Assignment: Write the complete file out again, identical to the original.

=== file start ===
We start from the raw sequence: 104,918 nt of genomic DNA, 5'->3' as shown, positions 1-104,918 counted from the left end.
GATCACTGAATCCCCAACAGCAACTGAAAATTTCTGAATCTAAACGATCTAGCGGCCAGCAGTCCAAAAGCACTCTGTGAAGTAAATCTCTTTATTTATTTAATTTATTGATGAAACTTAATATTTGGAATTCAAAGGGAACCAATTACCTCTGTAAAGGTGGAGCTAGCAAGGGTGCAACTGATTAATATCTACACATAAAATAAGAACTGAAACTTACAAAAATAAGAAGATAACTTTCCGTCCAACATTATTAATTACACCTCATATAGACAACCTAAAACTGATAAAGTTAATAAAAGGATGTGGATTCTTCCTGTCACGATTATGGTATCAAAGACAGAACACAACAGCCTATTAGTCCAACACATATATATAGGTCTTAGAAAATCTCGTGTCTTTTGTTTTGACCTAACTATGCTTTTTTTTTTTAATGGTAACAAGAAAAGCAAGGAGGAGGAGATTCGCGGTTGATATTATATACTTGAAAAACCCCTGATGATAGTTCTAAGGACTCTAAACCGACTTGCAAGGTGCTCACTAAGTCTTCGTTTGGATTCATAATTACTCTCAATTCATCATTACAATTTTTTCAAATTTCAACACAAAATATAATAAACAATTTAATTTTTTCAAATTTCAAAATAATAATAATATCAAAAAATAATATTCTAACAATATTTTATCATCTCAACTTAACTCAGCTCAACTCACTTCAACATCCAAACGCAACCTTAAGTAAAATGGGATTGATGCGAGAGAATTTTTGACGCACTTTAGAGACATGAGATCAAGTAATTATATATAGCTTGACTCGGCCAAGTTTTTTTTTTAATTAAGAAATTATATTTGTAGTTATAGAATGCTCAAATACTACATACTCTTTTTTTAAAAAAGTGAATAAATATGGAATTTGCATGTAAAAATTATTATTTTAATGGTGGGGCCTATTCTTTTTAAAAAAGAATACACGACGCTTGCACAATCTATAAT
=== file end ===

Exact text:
We start from the raw sequence: 104,918 nt of genomic DNA, 5'->3' as shown, positions 1-104,918 counted from the left end.
GATCACTGAATCCCCAACAGCAACTGAAAATTTCTGAATCTAAACGATCTAGCGGCCAGCAGTCCAAAAGCACTCTGTGAAGTAAATCTCTTTATTTATTTAATTTATTGATGAAACTTAATATTTGGAATTCAAAGGGAACCAATTACCTCTGTAAAGGTGGAGCTAGCAAGGGTGCAACTGATTAATATCTACACATAAAATAAGAACTGAAACTTACAAAAATAAGAAGATAACTTTCCGTCCAACATTATTAATTACACCTCATATAGACAACCTAAAACTGATAAAGTTAATAAAAGGATGTGGATTCTTCCTGTCACGATTATGGTATCAAAGACAGAACACAACAGCCTATTAGTCCAACACATATATATAGGTCTTAGAAAATCTCGTGTCTTTTGTTTTGACCTAACTATGCTTTTTTTTTTTAATGGTAACAAGAAAAGCAAGGAGGAGGAGATTCGCGGTTGATATTATATACTTGAAAAACCCCTGATGATAGTTCTAAGGACTCTAAACCGACTTGCAAGGTGCTCACTAAGTCTTCGTTTGGATTCATAATTACTCTCAATTCATCATTACAATTTTTTCAAATTTCAACACAAAATATAATAAACAATTTAATTTTTTCAAATTTCAAAATAATAATAATATCAAAAAATAATATTCTAACAATATTTTATCATCTCAACTTAACTCAGCTCAACTCACTTCAACATCCAAACGCAACCTTAAGTAAAATGGGATTGATGCGAGAGAATTTTTGACGCACTTTAGAGACATGAGATCAAGTAATTATATATAGCTTGACTCGGCCAAGTTTTTTTTTTAATTAAGAAATTATATTTGTAGTTATAGAATGCTCAAATACTACATACTCTTTTTTTAAAAAAGTGAATAAATATGGAATTTGCATGTAAAAATTATTATTTTAATGGTGGGGCCTATTCTTTTTAAAAAAGAATACACGACGCTTGCACAATCTATAAT